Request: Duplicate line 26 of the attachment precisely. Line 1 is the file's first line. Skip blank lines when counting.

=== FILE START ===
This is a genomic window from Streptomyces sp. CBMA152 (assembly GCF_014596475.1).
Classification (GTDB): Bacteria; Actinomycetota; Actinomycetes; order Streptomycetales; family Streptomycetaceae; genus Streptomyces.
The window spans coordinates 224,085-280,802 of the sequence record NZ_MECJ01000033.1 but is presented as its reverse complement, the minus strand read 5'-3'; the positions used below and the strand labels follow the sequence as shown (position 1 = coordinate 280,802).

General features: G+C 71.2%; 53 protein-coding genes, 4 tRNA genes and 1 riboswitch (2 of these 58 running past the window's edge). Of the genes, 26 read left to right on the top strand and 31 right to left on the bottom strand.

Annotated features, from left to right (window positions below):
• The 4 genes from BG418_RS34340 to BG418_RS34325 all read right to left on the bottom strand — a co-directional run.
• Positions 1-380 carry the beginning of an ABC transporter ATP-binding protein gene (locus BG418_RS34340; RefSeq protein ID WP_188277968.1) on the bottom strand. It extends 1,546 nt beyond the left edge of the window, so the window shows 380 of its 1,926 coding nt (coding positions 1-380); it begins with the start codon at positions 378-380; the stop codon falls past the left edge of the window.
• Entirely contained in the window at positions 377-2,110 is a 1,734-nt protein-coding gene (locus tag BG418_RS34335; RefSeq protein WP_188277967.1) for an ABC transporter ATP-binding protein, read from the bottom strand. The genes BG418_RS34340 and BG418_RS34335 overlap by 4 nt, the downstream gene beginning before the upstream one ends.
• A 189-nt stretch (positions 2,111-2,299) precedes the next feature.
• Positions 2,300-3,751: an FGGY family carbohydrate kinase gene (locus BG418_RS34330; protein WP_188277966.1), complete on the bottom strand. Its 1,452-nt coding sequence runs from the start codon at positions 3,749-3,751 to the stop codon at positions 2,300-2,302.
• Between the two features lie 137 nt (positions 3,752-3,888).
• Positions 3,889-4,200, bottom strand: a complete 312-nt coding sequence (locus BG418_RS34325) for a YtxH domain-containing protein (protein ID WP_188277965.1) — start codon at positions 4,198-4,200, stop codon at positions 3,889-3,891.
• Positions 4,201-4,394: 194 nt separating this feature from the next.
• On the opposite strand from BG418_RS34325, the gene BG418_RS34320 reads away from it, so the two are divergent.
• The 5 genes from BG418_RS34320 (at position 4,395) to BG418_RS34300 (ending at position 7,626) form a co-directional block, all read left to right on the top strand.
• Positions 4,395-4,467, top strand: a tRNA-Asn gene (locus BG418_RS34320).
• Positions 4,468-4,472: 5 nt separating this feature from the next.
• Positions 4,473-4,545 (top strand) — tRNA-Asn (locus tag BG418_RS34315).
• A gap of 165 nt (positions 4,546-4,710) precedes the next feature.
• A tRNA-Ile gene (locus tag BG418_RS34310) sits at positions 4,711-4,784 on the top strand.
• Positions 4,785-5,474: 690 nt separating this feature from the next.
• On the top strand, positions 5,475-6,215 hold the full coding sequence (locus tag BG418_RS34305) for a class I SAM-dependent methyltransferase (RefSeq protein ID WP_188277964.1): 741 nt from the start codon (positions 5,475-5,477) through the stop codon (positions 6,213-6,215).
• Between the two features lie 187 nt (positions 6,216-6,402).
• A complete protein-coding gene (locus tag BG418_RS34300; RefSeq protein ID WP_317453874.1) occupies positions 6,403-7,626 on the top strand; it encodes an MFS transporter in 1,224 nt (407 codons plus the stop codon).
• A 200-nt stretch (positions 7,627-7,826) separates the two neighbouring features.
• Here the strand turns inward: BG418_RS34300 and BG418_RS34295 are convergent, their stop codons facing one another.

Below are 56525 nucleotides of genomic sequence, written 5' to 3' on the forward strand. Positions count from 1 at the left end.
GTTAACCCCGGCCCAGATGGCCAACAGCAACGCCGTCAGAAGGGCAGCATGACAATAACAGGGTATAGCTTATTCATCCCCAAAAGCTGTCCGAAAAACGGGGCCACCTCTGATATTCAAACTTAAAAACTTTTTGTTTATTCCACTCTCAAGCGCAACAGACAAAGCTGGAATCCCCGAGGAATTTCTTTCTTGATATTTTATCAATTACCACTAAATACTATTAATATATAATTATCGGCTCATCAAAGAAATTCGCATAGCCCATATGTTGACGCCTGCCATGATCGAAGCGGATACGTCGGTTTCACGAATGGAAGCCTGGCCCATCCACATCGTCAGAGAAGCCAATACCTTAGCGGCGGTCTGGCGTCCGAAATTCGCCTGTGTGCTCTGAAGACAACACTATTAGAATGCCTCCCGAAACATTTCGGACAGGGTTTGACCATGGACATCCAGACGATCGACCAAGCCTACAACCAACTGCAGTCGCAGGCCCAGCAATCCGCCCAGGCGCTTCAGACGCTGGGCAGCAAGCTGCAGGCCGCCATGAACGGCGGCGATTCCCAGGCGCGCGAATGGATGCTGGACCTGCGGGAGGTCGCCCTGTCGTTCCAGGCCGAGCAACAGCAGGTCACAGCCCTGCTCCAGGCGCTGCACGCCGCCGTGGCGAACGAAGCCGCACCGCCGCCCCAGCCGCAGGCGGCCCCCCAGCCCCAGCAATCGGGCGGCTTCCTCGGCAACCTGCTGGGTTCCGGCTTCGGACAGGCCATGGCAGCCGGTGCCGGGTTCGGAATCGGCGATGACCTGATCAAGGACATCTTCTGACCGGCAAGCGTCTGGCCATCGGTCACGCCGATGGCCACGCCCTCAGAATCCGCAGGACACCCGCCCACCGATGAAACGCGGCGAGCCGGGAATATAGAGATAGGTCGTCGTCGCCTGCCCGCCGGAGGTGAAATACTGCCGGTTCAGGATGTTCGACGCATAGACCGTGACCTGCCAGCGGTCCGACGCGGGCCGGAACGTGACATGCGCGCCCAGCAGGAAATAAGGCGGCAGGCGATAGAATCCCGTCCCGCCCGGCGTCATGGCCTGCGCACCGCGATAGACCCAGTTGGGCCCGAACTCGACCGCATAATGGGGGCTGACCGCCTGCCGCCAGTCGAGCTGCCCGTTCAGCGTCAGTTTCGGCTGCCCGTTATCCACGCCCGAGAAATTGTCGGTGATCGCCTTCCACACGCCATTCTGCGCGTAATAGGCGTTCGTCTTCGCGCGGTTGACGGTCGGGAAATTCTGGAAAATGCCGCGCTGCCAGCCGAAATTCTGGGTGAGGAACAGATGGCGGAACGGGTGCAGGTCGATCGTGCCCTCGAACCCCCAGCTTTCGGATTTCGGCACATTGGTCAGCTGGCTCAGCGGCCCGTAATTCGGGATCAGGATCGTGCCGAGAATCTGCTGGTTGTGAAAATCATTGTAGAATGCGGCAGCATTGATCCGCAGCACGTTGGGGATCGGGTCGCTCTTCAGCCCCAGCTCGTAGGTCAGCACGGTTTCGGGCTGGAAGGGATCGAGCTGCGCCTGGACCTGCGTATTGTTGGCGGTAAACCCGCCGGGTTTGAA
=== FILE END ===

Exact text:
• Here the strand turns inward: BG418_RS34300 and BG418_RS34295 are convergent, their stop codons facing one another.